Peril, risk, and hazard are three words used frequently in my business. And according to the Oxford English Dictionary, they have very similar definitions:
- Peril: Serious and immediate danger.
- Risk: Situation involving exposure to danger.
- Hazard: Danger or risk.
You could get away with interchanging these words in day-to-day conversation. But in insurance and financial circles, they each have a distinct meaning and it’s important to understand their differences.
Consider the same words as defined by the Glossary of Insurance and Risk Management Terms:
- Peril: Cause of loss.
- Risk: Uncertainty arising from the possible occurrence of given events that would result in loss with no opportunity for gain.
- Hazard: Condition that increases the probability of loss.
To summarize: hazards increase the risk of a specific peril.
The distinction is important because in modeling there is a difference between modeling risk and modeling a peril. Hazards are built into all models as a modifier to the chance of something happening.
Risk models for natural catastrophes (flood, wind, wildfire, earthquake, etc.) generally model the chances of something happening, but also the financial ramifications of that something. That financial component makes them “risk” models because risk is measured in costs. These risk models are called cat models, which you can learn more about in my last post.
Modeling the perils themselves is a way to understand the likelihood of that peril affecting a specific location. Peril models are the first aspect of a cat model, but certain tools (such as InsitePro™) focus on the perils specifically. Some perils, especially flood, can be modeled with reliability if the right information is used for the model. By limiting the modeling to a peril, far fewer assumptions are needed – much of the input into a peril model is derived from direct measurements, historical records and science. There remains some work to be done with assumptions (as in any model), but the results of peril models are much less prone to errors caused by surprises (i.e. bad assumptions) than risk models.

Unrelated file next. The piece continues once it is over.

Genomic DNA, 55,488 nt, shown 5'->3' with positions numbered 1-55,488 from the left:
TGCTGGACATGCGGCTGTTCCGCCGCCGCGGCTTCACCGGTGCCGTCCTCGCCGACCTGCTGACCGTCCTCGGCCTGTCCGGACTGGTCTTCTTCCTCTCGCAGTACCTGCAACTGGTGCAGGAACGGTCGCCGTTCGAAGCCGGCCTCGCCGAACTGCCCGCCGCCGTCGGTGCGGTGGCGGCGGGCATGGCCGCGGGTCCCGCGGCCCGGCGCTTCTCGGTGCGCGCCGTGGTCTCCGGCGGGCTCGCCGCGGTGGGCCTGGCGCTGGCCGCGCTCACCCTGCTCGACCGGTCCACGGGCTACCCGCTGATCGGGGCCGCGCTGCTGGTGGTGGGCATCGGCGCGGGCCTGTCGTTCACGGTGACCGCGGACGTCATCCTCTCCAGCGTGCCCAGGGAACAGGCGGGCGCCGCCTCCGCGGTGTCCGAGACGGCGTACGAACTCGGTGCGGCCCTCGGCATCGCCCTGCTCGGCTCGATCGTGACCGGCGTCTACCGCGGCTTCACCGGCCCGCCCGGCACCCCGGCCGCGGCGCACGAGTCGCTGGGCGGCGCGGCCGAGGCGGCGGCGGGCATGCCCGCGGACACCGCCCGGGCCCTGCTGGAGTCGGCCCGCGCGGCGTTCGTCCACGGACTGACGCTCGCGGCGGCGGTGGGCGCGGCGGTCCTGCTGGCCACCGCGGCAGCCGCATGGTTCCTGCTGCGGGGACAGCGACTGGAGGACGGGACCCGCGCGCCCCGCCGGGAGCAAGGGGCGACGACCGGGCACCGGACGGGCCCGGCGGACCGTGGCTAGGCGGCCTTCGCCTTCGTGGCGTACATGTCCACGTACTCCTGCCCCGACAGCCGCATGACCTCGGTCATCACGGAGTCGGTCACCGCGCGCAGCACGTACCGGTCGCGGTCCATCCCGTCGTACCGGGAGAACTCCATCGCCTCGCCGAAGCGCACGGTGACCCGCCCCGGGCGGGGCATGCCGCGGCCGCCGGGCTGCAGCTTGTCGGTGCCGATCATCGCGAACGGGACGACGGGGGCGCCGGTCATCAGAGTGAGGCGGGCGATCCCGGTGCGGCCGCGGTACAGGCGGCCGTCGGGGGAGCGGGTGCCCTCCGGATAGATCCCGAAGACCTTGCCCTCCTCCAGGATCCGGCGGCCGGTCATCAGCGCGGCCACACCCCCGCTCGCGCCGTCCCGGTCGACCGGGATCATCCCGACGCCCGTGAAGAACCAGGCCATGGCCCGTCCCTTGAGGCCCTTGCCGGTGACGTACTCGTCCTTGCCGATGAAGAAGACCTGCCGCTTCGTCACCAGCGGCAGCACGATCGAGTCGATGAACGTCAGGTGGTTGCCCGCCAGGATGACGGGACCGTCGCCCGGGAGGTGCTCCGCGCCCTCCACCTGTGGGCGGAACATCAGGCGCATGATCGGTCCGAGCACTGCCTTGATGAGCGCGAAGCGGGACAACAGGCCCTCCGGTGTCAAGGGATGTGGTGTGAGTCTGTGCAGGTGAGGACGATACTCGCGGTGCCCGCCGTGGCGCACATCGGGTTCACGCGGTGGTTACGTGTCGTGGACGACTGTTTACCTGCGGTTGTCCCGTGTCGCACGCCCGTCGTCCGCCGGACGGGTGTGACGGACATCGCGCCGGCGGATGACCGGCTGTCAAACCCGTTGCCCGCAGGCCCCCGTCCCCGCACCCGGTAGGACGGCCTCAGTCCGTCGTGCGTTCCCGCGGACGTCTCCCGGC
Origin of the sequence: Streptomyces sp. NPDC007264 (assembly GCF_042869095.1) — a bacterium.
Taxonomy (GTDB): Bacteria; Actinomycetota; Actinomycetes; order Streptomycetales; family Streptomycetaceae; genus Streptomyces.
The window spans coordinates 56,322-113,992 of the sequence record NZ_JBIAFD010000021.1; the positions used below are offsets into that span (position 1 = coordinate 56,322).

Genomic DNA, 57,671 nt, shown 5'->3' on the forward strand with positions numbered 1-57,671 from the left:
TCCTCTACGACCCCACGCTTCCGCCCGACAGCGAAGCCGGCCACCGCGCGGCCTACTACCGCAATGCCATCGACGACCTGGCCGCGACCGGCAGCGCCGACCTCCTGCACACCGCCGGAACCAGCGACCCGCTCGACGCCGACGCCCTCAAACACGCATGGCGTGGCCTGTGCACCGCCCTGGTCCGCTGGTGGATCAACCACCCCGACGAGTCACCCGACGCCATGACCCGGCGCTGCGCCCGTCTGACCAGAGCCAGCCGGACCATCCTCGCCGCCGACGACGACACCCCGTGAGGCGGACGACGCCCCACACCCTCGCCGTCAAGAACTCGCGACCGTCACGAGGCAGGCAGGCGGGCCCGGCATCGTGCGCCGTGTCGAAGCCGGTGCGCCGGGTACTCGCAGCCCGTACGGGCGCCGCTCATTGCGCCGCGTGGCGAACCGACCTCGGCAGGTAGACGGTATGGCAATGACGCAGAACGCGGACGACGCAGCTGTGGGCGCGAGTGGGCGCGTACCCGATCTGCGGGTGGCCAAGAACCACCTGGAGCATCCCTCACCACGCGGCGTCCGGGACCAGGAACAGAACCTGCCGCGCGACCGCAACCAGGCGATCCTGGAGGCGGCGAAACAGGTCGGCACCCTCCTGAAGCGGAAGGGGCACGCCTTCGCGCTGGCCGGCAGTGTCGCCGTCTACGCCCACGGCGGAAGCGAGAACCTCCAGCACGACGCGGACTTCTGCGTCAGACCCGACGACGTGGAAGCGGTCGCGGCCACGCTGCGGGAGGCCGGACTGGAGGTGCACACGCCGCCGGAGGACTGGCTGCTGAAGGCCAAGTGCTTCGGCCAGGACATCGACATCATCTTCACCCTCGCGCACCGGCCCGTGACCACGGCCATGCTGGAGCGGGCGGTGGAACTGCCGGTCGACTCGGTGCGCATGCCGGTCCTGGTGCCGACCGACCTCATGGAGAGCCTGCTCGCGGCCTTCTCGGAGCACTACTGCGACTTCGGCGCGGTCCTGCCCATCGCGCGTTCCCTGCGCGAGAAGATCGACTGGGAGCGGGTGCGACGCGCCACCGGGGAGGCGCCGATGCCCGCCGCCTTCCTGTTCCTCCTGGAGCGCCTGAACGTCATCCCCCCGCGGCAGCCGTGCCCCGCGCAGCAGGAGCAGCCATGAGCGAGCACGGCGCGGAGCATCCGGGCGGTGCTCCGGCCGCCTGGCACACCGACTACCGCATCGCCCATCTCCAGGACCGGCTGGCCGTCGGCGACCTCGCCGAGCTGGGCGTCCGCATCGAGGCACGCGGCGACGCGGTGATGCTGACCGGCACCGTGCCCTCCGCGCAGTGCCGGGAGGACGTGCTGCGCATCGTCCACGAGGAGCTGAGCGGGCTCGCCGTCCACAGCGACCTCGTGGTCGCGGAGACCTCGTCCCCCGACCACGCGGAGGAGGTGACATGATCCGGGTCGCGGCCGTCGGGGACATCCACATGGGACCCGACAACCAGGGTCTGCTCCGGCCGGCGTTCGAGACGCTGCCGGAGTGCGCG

To ensure a little bit more confusion, and to close the triangle, these peril-focused models are called “hazard models”.
There are distinct uses and purposes for risk models and for hazard (peril) models, and it’s important to understand which tool is the right for the job. Cat models are used widely and wisely throughout the insurance industry, but they are not always the right solution. To know which tool is needed, remember the difference between risk and peril, and that peril models are called hazard models.